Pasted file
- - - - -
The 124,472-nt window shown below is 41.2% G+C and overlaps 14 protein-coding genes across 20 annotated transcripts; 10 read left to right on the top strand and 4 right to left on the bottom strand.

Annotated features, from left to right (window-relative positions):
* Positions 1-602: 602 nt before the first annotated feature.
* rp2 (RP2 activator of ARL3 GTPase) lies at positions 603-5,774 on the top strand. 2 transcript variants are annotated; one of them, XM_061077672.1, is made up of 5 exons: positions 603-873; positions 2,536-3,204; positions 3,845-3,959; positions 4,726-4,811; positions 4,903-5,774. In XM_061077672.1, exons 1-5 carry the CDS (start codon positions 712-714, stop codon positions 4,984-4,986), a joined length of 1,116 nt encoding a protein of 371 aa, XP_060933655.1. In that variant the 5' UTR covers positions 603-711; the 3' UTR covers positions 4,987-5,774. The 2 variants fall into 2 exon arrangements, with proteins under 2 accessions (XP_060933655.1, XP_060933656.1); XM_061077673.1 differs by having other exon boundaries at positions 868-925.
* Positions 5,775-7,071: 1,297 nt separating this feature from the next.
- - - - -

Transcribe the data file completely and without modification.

The 124,472-nt window shown below is 41.2% G+C and overlaps 14 protein-coding genes across 20 annotated transcripts; 10 read left to right on the top strand and 4 right to left on the bottom strand.

Annotated features, from left to right (window-relative positions):
* Positions 1-602: 602 nt before the first annotated feature.
* rp2 (RP2 activator of ARL3 GTPase) lies at positions 603-5,774 on the top strand. 2 transcript variants are annotated; one of them, XM_061077672.1, is made up of 5 exons: positions 603-873; positions 2,536-3,204; positions 3,845-3,959; positions 4,726-4,811; positions 4,903-5,774. In XM_061077672.1, exons 1-5 carry the CDS (start codon positions 712-714, stop codon positions 4,984-4,986), a joined length of 1,116 nt encoding a protein of 371 aa, XP_060933655.1. In that variant the 5' UTR covers positions 603-711; the 3' UTR covers positions 4,987-5,774. The 2 variants fall into 2 exon arrangements, with proteins under 2 accessions (XP_060933655.1, XP_060933656.1); XM_061077673.1 differs by having other exon boundaries at positions 868-925.
* Positions 5,775-7,071: 1,297 nt separating this feature from the next.